You filed a claim for disability compensation with your Regional Office (RO) of Veterans Affairs.
You logged on to the eBenefits website relentlessly for months (if not years), tracking the progress of your disability claim. Then you receive the packet in the mail stating, that after all of that frustration and waiting, your claim has been denied. Now what?
You know that you need and deserve disability compensation, otherwise you wouldn’t have applied for it in the first place. You’re most likely angry and wondering how they just dismiss the evidence, your service, and the cost it has taken on your daily life. Know that you’re not alone in your frustration.
So what do you do? After the VA has denied your claim, it can be frustrating to hear that the only way to fight for your disability compensation is with one bureaucratically pushed paper at a time. It’s true though. If you want to receive the compensation you need and deserve, you’ll need to navigate your way through the VA’s bureaucratic process in order to file an appeal and hopefully get a favorable end result.
Don’t let anger cloud your vision
A denial of your claim does not mean that you are not eligible, so don’t believe that you will never be successful in pursuing your disability benefits. Data has shown that certain Veteran Affairs Regional Offices (VARO) have denied as many as 71% of their claims simply because of errors in processing.
Keep duplicate records and copies of everything
When dealing with the appeals process especially, only use certified mail, keep your receipts, and make sure that the paperwork that is sent to your VARO has to be signed upon receipt. This not only allows you know that the paperwork physically made it into someone’s hands, but you will also have proof that you met the filing deadline required for the paperwork in question.
Don’t expect it to go fast
Go into your appeal process knowing that it could take as long as 18 months or more. Receiving disability compensation is a long, slow process, especially when working from an appeal. Unfortunately, due to a massive backlog and rampant understaffing, “The oldest of these appeals was at the regional office for more than 4 years with no action by regional office staff to resolve the veteran’s appeal,” according to a May 2012 VA Audit done of 8 VARO locations. Managers at all of these audited locations claim that they don’t have sufficient staffing to process appeals in a timely manner.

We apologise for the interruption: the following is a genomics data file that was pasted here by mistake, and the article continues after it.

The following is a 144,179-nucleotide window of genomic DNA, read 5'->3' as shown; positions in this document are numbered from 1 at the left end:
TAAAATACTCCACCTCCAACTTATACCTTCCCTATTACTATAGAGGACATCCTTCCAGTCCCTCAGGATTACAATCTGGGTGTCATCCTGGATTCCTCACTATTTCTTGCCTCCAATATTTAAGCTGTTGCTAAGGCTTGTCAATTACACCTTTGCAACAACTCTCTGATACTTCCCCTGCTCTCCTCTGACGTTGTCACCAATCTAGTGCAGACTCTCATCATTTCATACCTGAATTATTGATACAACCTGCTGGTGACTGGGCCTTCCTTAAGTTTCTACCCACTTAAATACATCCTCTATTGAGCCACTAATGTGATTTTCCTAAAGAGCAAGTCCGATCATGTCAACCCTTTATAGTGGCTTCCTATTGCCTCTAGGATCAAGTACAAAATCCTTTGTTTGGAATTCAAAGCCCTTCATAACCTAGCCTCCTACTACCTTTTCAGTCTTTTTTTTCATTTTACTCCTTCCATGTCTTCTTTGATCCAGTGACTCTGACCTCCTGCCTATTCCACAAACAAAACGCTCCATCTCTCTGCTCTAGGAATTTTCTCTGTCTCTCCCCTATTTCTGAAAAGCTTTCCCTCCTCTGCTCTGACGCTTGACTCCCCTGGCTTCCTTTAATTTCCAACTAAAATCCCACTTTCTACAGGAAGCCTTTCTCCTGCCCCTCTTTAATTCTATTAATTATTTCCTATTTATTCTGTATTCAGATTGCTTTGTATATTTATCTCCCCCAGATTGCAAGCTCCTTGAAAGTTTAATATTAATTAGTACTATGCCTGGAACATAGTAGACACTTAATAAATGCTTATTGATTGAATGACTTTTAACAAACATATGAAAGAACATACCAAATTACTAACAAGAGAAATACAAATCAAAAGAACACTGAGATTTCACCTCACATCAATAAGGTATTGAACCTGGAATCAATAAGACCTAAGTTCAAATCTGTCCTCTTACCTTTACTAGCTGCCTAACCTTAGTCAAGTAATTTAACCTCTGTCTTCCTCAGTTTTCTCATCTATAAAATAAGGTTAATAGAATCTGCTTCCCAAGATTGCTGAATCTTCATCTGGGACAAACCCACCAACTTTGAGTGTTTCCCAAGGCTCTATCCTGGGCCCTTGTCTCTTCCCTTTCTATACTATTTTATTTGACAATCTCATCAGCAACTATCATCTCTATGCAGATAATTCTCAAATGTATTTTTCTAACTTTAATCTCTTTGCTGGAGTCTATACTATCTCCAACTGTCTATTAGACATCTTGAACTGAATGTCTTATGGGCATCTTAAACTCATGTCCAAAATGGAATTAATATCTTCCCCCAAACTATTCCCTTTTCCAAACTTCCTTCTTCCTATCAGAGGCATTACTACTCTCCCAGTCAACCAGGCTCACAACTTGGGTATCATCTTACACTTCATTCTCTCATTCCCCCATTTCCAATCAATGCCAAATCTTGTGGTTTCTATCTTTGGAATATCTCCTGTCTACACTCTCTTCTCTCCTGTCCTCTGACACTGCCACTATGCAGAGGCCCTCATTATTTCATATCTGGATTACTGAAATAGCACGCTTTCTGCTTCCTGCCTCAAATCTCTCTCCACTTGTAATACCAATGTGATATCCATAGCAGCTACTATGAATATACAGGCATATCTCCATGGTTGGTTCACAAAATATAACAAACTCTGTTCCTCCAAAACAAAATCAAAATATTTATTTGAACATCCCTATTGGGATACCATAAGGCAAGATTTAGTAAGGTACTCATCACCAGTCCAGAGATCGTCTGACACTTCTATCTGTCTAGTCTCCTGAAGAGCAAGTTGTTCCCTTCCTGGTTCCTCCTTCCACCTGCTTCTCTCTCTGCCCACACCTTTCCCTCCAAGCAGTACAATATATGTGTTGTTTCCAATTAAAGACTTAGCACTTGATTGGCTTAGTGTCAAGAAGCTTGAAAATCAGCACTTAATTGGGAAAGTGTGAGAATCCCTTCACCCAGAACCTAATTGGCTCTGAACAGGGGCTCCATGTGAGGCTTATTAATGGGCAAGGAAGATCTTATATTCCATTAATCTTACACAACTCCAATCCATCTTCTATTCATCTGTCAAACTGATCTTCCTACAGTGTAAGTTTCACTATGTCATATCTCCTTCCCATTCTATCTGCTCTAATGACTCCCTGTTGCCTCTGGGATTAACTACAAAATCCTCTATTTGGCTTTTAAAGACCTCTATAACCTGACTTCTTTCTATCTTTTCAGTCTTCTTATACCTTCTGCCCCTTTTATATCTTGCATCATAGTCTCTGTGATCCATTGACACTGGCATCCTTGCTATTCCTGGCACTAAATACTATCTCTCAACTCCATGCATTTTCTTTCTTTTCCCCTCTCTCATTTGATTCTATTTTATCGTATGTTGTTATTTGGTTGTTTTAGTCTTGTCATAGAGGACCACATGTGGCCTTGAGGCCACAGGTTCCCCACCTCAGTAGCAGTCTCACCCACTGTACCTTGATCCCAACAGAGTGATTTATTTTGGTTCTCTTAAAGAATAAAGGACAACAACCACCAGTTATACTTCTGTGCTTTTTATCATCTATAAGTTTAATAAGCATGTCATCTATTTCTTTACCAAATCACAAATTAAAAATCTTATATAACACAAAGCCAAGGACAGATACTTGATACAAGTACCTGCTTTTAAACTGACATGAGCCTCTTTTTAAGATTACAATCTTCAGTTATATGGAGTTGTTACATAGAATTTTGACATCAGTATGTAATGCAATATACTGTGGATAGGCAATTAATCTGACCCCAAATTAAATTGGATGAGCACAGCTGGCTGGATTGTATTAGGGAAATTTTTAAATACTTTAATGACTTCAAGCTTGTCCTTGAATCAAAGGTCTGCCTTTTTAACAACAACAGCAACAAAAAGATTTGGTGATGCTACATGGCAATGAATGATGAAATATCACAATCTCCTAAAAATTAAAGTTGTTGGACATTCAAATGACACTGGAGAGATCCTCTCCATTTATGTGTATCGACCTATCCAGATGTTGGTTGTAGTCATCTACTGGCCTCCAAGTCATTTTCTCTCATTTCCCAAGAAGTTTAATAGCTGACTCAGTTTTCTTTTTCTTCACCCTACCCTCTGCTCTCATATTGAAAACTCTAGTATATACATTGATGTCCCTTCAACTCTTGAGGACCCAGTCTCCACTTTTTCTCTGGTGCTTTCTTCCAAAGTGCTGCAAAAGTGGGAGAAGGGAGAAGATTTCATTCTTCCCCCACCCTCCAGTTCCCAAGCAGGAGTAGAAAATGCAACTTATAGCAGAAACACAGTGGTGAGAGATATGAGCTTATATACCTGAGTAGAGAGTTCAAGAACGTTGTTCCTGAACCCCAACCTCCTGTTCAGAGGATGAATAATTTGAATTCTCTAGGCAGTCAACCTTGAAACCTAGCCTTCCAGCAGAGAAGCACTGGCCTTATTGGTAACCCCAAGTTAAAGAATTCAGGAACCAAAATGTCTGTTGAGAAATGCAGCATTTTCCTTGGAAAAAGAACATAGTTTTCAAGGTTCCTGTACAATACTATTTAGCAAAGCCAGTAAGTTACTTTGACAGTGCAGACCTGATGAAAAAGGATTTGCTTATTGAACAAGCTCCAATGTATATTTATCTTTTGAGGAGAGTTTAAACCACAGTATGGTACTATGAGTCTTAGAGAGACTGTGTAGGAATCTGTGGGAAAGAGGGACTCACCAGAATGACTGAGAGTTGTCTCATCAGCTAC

Step 1: File a Notice of Disagreement (NOD)
The only way that you can start an appeal of your claim is by filing a notice of disagreement form (NOD) with your Regional Office (RO). Without this NOD form (pdf) you won’t be able to start the appeals process.
The NOD states that you disagree with the decision you received regarding your claim for disability compensation. The NOD form is the only way to begin your appeal process when you disagree with VA’s decision on your claim for disability compensation.
Step 2: Choose a type of review
The next step in the process is deciding whether or not you want to have a decision review officer (DRO) or a traditional review. Read the fine print of your denial letter, and take action immediately. Current VARO procedures allow veterans 60 days to decide whether they want a Direct Review Officer assigned to their appeal or a traditional review of their appeal. After those 60 days you lose all choice in the process.
So which should you choose? A traditional review of your appeal requires a rating staff member to analyze your claim file for completeness, accuracy, and any errors. They will review all of your evidence and paperwork. They are the one reviewing your file, but they do not have the authority to change the decision unless regional office staff made a clear and unmistakable error, or they identify new material evidence.
Step 3: VARO Review of your claim